To request quarantine for emails that fail DMARC, change p=none to p=quarantine. You don’t want to do this suddenly, since it might affect the delivery of legitimate emails. To help gently introduce the quarantine process, you can use the
pct percentage tag. This tag allows you to only apply the rule to some of the emails while you analyze the aggregate reports and make sure your legitimate emails are getting through.
Start with 10 percent, then slowly move up to 100 with a waiting period of a few days or weeks between each increase.
Here is how you would quarantine 10 percent of failing emails:
v=DMARC1; p=quarantine; fo=1; pct=10; rua=mailto:email@example.com; ruf=mailto:firstname.lastname@example.org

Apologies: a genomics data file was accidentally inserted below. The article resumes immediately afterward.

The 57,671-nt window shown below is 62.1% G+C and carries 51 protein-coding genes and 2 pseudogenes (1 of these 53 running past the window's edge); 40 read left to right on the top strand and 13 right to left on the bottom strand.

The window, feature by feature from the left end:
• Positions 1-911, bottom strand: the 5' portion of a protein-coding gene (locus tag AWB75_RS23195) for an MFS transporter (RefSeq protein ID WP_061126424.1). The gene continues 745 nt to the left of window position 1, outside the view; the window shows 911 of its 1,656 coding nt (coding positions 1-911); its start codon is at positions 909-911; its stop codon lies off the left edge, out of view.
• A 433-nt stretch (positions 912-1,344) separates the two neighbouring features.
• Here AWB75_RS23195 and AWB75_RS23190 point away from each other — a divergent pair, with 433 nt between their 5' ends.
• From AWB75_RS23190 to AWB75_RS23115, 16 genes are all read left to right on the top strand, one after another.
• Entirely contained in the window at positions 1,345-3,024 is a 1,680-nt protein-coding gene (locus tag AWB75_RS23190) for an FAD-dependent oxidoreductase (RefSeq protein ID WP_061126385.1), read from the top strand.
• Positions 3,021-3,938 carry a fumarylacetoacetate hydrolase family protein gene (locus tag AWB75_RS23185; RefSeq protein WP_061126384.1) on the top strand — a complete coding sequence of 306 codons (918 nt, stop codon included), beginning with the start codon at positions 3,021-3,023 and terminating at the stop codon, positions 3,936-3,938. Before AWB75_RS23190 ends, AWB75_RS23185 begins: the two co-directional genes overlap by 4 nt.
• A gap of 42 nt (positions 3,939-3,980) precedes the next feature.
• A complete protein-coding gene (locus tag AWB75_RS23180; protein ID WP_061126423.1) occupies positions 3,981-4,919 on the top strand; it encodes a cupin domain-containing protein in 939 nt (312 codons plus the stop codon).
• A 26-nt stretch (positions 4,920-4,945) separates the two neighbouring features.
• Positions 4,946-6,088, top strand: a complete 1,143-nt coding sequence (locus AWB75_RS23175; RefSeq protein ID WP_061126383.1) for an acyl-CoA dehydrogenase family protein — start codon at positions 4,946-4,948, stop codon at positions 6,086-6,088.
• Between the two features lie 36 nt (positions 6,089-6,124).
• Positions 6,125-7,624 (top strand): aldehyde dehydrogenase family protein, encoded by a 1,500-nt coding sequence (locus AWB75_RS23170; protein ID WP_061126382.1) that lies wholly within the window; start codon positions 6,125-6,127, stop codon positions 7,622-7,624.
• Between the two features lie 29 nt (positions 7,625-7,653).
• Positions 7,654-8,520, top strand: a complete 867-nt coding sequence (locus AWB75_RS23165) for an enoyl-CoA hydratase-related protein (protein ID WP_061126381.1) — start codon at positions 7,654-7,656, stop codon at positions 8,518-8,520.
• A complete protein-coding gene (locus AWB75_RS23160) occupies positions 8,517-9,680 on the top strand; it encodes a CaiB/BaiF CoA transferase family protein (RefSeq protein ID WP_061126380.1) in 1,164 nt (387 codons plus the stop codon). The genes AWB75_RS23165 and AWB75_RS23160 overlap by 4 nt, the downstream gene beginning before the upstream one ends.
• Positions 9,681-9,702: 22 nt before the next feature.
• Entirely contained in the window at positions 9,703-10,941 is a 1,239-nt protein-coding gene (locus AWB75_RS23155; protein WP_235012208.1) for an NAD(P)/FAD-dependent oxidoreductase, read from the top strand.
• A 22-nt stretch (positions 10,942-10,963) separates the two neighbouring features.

After you do this, you’ll want to keep a close eye on your emails and ask people to notify you if they notice emails from you our your company start to go into their spam.
If there are any problems, go back to p=none; otherwise, you are ready to request rejections of emails failing DMARC.
6 Reject emails with DMARC
Finally, you can change p=quarantine to p=reject. Don’t forget to bump your
pct percentage tag back down to 10 and slowly ratchet back up.
v=DMARC1; p=reject; fo=1; pct=10; rua=mailto:email@example.com; ruf=mailto:firstname.lastname@example.org
DMARC is just a suggestion for receiving email servers, but reject is the most secure setting for DMARC. Your end goal should be to get to:
v=DMARC1; p=reject; fo=1; pct=100; rua=mailto:email@example.com; ruf=mailto:firstname.lastname@example.org
Secure Emails Deliver
Making sure all the emails sent on behalf of your domain are properly authenticated with SPF and DKIM is a lot of work. It might take from days to weeks to dial in your email authentication. When communicating, trust is important. Email authentication via SPF, DKIM, and DMARC establishes trust between you and your email recipients so that your marketing campaigns can be more effective.